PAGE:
The Supreme Court ruling which could break, or save, the internet

Do you "copy" a website just by reading it?

Last August, I wrote about the High Court ruling which could break the internet. The Newspaper Licensing Agency, which exists to grant licenses to organisations — mainly media monitors — which need to make copies of newspapers, had taken a PR company called Meltwater to court. Meltwater's crime was realising that, rather than photocopying papers and sending them to clients (which undoubtedly requires a license), they could just send them links instead.

Clearly that breaks the NLA's business model, and the agency took Meltwater to court, arguing that even the link-sharing model was a breach of copyright. Astonishingly, they won, with two arguments which betrayed a complete lack of understanding about how the internet works, and which, if they become an accepted part of UK case law, threaten the backbone of social interaction online.

The first argument the NLA made was that the act of sharing a link with a headline was itself potentially infringing on copyright. The judge concurred, arguing that crafting a newspaper headline takes skill and that this headline must be a protected work in its own right.

Traditionally, titles of creative works aren't copyrightable (although they may be trademarkable) which is why, for instance, there are multiple films called the Last Stand and multiple songs called the Look of Love. The ruling effectively makes newspaper headlines into very short poems — which may be true for some, but is unlikely to be the case for most.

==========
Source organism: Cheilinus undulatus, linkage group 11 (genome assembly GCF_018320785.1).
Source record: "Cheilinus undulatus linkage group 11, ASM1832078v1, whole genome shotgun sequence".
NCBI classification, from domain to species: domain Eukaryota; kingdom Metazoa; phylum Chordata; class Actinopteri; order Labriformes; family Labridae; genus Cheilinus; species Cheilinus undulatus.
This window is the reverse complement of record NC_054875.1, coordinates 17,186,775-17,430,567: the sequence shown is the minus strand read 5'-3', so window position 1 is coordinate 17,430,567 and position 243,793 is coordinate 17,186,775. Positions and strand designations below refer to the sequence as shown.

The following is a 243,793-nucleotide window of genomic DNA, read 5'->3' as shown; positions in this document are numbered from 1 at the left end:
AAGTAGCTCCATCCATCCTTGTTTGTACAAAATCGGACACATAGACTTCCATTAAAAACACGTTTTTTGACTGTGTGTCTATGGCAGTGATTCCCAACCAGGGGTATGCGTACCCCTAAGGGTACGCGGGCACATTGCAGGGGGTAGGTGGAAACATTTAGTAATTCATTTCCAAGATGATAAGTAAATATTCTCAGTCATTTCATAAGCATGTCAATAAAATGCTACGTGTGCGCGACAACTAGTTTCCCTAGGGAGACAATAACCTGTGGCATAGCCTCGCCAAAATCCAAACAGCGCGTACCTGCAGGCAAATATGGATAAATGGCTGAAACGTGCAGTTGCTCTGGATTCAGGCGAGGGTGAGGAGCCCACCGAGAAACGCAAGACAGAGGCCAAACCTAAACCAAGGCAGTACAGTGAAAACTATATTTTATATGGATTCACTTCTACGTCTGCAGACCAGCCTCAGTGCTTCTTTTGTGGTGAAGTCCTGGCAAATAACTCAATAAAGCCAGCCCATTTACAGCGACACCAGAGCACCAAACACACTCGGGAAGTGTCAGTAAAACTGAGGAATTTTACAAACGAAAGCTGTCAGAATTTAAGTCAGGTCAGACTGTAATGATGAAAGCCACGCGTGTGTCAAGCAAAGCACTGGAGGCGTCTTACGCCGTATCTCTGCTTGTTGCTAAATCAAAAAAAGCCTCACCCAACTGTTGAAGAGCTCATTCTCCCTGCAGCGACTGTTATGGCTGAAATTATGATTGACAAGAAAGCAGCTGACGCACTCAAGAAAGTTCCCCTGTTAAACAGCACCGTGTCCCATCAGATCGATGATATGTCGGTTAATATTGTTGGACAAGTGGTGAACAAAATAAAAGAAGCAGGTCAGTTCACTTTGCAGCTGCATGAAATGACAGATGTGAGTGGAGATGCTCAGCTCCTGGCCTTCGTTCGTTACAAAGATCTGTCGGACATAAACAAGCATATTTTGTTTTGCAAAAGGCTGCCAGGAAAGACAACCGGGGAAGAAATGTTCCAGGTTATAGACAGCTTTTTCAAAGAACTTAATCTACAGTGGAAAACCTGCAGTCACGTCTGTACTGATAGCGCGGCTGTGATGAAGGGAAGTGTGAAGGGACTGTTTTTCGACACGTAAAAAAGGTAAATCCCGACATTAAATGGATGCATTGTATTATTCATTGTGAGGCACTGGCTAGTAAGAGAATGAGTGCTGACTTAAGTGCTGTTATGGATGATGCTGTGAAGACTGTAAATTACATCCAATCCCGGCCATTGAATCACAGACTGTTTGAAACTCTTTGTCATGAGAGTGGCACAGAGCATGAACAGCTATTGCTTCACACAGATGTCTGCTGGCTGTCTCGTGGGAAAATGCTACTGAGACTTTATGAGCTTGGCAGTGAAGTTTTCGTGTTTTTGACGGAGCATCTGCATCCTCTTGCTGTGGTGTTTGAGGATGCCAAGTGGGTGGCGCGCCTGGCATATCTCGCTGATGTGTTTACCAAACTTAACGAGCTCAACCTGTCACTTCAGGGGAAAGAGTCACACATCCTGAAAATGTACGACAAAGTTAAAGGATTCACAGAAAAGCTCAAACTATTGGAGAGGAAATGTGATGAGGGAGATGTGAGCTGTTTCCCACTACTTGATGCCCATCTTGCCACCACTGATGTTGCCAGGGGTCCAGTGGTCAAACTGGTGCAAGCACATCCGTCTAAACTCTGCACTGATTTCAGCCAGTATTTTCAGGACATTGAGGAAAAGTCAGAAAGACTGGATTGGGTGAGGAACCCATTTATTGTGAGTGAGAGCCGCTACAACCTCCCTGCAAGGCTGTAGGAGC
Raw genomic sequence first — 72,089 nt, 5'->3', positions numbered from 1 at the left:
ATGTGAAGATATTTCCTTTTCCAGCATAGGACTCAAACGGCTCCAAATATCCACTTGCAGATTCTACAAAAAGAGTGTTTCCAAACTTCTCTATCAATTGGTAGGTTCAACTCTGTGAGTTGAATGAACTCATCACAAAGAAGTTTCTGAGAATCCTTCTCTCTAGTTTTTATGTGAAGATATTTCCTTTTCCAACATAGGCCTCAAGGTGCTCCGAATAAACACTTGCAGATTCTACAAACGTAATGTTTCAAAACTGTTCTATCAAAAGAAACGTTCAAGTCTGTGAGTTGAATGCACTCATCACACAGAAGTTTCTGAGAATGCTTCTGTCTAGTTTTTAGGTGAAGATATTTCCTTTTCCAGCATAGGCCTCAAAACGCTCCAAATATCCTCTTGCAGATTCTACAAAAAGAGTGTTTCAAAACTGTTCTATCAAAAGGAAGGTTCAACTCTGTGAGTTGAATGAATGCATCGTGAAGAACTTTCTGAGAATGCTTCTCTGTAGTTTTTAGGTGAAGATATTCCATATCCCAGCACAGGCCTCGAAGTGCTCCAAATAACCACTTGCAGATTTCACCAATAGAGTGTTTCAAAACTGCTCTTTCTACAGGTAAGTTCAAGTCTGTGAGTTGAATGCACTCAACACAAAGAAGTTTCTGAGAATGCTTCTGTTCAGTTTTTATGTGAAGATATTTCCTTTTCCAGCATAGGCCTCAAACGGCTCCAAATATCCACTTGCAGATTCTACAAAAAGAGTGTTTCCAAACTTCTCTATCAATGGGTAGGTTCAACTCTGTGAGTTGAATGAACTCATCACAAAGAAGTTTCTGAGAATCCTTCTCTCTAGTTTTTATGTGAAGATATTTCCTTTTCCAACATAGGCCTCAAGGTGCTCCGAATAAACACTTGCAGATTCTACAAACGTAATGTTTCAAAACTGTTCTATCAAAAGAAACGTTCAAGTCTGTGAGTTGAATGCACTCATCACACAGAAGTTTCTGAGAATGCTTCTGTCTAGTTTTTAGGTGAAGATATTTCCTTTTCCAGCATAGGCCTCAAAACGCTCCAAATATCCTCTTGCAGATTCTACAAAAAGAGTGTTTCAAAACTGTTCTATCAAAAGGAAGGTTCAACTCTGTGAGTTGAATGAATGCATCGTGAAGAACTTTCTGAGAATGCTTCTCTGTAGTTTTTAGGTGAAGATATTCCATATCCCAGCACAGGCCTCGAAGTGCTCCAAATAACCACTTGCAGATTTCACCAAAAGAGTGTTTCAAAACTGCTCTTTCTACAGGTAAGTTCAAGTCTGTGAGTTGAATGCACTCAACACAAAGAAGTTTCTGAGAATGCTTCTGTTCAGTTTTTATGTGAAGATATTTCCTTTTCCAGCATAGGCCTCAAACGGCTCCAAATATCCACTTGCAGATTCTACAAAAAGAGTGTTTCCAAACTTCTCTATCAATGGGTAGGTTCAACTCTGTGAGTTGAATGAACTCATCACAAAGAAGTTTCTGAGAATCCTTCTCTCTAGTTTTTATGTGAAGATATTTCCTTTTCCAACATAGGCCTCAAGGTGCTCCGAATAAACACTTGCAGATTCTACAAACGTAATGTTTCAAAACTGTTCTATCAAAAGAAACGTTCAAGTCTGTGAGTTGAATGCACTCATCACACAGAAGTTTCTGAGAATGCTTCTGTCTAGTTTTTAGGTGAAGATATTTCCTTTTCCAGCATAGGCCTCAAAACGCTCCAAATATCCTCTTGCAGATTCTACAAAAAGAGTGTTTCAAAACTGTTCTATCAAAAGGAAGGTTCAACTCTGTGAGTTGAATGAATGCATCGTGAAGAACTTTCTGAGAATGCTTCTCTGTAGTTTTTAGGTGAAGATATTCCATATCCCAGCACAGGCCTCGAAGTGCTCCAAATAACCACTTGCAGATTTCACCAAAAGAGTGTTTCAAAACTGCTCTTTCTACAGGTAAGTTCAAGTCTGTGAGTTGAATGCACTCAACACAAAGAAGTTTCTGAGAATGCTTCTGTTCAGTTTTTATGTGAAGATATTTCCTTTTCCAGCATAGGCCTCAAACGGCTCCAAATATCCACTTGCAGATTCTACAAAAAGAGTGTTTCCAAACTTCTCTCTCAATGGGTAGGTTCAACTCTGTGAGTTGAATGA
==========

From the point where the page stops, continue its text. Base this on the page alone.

The second argument was that, since the act of viewing a webpage involves creating a copy of it on your computer, Meltwater and their clients had infringed the implied license granted by the newspapers, and had to pay for an explicit right to read the content.

Quite apart from the fact that that argument is on shaky legal ground — European case law calls for a temporary copy exemption which covers precisely that type of use — it is also entirely at odds with how the internet works. It is akin to saying that, because you have to make a copy of a book on your retinas to read it, you could be sued for copyright infringement if you breach the "implicit license" that it's not to be read on holiday.

The rulings were appealed once, to the High Court, where both were upheld, and Meltwater — which has been joined by the PR industry's trade body, the PRCA — are now appealing to the Supreme Court. Sadly, they have dropped their objection to the first point of law, which means that newspaper headlines remain copyrighted and that, theoretically, you could be sued for tweeting a link to a piece with its headline if you don't have a license.

On the second point, however, the PRCA is appealing, and argues (correctly) that:

A temporary copy created on the screen of a computer simply as a technical necessity to allow the user to read the article should be considered to be within the temporary copying exception from copyright law. Reading a work should not be considered unlawful simply because one reads the work on a computer or other device as opposed to in print.

The NLA argues that the ruling is unlikely to affect anyone outside their business, but the language of the High Court's judgement is too open for that to be the case. Hopefully the Supreme Court will see sense, and dial back the power it has given copyright holders in favour of internet users nationwide. The case begins on Monday.